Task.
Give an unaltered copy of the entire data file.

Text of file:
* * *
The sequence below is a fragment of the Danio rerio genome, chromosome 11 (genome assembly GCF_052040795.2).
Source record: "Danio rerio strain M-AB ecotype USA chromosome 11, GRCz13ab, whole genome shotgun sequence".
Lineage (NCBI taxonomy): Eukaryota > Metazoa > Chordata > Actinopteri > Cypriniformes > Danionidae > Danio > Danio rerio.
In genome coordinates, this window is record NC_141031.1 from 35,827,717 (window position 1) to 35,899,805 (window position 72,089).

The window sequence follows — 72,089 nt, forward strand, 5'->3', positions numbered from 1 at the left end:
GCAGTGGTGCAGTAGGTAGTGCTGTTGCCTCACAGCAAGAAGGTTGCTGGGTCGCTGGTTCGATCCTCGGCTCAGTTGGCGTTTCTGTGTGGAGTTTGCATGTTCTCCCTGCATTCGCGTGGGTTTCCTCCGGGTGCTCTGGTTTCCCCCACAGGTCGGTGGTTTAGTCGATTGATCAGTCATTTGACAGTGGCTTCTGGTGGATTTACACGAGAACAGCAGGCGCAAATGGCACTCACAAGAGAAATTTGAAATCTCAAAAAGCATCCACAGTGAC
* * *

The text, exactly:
The sequence below is a fragment of the Danio rerio genome, chromosome 11 (genome assembly GCF_052040795.2).
Source record: "Danio rerio strain M-AB ecotype USA chromosome 11, GRCz13ab, whole genome shotgun sequence".
Lineage (NCBI taxonomy): Eukaryota > Metazoa > Chordata > Actinopteri > Cypriniformes > Danionidae > Danio > Danio rerio.
In genome coordinates, this window is record NC_141031.1 from 35,827,717 (window position 1) to 35,899,805 (window position 72,089).

The window sequence follows — 72,089 nt, forward strand, 5'->3', positions numbered from 1 at the left end:
GCAGTGGTGCAGTAGGTAGTGCTGTTGCCTCACAGCAAGAAGGTTGCTGGGTCGCTGGTTCGATCCTCGGCTCAGTTGGCGTTTCTGTGTGGAGTTTGCATGTTCTCCCTGCATTCGCGTGGGTTTCCTCCGGGTGCTCTGGTTTCCCCCACAGGTCGGTGGTTTAGTCGATTGATCAGTCATTTGACAGTGGCTTCTGGTGGATTTACACGAGAACAGCAGGCGCAAATGGCACTCACAAGAGAAATTTGAAATCTCAAAAAGCATCCACAGTGAC